COVID-19 Vaccine

At Adventist Health, the care and safety of our patients is our top priority. We are working on a plan to distribute the COVID-19 vaccine in our communities and will share more information as soon as we have it. In the meantime, below are answers to the questions we frequently hear about the vaccine.

COVID-19 vaccine frequently asked questions for patients

Should I get vaccinated for COVID-19?
When can I get the vaccine?
What vaccines are available?
What is a messenger RNA vaccine?
Why do I need two COVID-19 shots?
Will the shot hurt or make me sick?
Can I get COVID-19 from the vaccine?
Is the COVID-19 vaccine safe?
If I already had COVID-19 and recovered, do I still need to get vaccinated?
Can my child get vaccinated for COVID-19?
Do the COVID-19 vaccines affect fertility?
Can I take it if I’m pregnant or nursing my baby?
Can I get the vaccine if I have food or medication allergies?
Can I take the vaccine if I am allergic to eggs?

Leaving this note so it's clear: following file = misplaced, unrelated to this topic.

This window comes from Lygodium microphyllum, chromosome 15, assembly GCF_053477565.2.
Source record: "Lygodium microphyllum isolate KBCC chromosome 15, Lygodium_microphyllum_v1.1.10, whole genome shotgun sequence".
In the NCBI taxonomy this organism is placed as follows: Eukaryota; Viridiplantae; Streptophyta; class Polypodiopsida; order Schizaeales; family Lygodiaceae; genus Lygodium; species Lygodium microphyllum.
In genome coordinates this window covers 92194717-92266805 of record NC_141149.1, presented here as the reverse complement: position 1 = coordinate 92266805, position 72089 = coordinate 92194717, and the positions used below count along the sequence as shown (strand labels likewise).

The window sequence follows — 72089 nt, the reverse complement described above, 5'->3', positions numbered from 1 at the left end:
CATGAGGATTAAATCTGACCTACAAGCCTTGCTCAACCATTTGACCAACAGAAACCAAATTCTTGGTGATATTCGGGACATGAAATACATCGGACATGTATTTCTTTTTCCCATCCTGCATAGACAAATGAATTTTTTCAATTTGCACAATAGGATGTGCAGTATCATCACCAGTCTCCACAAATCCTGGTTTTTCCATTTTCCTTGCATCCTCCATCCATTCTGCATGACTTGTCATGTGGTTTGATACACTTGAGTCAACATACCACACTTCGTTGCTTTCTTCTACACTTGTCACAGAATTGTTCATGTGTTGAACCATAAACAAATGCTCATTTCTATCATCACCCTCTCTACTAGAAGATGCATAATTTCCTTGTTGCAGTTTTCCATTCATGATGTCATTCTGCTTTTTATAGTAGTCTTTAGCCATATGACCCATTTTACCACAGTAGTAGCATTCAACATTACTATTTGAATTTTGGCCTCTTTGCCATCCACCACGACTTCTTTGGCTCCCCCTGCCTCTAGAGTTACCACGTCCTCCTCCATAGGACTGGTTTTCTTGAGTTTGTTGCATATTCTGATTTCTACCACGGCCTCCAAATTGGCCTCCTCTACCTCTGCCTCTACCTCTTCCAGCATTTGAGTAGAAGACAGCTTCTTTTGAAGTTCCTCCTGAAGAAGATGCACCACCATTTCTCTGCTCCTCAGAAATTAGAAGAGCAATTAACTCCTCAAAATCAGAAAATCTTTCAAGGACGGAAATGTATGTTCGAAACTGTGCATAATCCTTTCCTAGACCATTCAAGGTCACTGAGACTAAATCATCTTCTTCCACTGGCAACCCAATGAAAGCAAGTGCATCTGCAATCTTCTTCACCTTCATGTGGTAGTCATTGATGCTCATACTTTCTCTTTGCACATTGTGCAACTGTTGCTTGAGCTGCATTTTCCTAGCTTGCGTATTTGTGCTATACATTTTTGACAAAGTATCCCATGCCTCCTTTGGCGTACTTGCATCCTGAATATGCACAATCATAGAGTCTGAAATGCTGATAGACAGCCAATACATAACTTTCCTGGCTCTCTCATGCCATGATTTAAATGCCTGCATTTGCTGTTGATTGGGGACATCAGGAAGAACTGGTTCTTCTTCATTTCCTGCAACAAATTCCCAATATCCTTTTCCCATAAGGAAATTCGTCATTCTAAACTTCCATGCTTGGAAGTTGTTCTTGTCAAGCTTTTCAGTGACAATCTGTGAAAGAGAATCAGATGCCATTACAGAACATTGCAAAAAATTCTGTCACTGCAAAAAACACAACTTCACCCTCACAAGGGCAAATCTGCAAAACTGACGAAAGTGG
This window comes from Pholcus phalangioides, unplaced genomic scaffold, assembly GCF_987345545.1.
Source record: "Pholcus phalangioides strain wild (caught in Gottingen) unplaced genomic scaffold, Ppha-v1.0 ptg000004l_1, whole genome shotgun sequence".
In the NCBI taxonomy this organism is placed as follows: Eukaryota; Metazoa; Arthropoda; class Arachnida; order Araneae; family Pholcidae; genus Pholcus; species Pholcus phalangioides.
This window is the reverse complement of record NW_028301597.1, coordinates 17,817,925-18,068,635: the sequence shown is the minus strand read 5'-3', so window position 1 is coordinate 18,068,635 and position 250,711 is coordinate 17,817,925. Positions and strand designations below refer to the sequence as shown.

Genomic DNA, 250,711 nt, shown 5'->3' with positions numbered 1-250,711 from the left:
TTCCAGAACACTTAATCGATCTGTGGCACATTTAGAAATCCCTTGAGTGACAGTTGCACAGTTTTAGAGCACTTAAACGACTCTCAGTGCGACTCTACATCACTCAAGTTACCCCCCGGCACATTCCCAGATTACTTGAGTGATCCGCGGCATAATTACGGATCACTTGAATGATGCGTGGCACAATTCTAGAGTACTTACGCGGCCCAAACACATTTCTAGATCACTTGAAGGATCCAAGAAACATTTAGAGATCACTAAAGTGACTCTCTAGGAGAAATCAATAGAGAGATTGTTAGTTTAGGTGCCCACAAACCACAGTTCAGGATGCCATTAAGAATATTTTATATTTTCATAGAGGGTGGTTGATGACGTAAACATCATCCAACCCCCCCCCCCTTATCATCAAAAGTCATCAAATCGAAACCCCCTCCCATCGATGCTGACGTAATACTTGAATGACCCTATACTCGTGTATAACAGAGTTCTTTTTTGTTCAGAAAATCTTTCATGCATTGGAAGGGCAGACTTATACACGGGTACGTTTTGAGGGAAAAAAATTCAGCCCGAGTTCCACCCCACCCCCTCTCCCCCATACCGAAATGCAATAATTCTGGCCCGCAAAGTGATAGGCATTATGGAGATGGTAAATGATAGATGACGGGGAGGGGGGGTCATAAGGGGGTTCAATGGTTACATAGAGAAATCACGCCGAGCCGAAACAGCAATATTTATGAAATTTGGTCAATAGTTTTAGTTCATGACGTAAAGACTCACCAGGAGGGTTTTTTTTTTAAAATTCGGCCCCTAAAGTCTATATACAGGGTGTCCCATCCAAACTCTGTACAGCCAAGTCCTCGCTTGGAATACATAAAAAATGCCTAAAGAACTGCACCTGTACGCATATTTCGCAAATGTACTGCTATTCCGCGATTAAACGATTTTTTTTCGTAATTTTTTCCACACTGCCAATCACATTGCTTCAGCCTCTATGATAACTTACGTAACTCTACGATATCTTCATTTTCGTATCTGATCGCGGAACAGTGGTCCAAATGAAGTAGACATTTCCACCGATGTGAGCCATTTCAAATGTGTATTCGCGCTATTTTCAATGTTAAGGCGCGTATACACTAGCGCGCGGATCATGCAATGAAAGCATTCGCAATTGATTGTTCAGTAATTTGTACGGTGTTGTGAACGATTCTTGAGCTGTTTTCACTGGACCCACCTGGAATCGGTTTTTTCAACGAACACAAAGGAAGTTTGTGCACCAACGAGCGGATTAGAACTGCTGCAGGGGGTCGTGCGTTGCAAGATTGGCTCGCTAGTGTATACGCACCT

Can I take the vaccination if I’m allergic to penicillin?
Is the vaccine safe for people with compromised immune systems?
Do I need to wear a mask when I receive the COVID-19 vaccine?
Where can I find more information about the COVID-19 vaccine?

Should I get vaccinated for COVID-19?

We strongly recommend you get vaccinated if you are 18 or older. The vaccine will help protect you from getting COVID-19. If you still get infected after you get vaccinated, the vaccine may prevent serious illness.

When can I get the vaccine?

When a vaccine is authorized or approved in the United States, there may not be enough doses available for all adults. Supplies will increase over time, and all adults should be able to get vaccinated later in 2021. The goal is for everyone to be able to easily receive a COVID-19 vaccine as soon as large quantities are available. Several thousand vaccination providers will be available, including doctors’ offices, retail pharmacies, hospitals and federally qualified health centers. We will share more information about vaccine distribution when we have it. Here are the next phases of vaccine distribution by state:

California

  • Phase 1B tier one includes Individuals 75 and older and those at risk of exposure at work in the following sectors: education, childcare, emergency services and food and agriculture.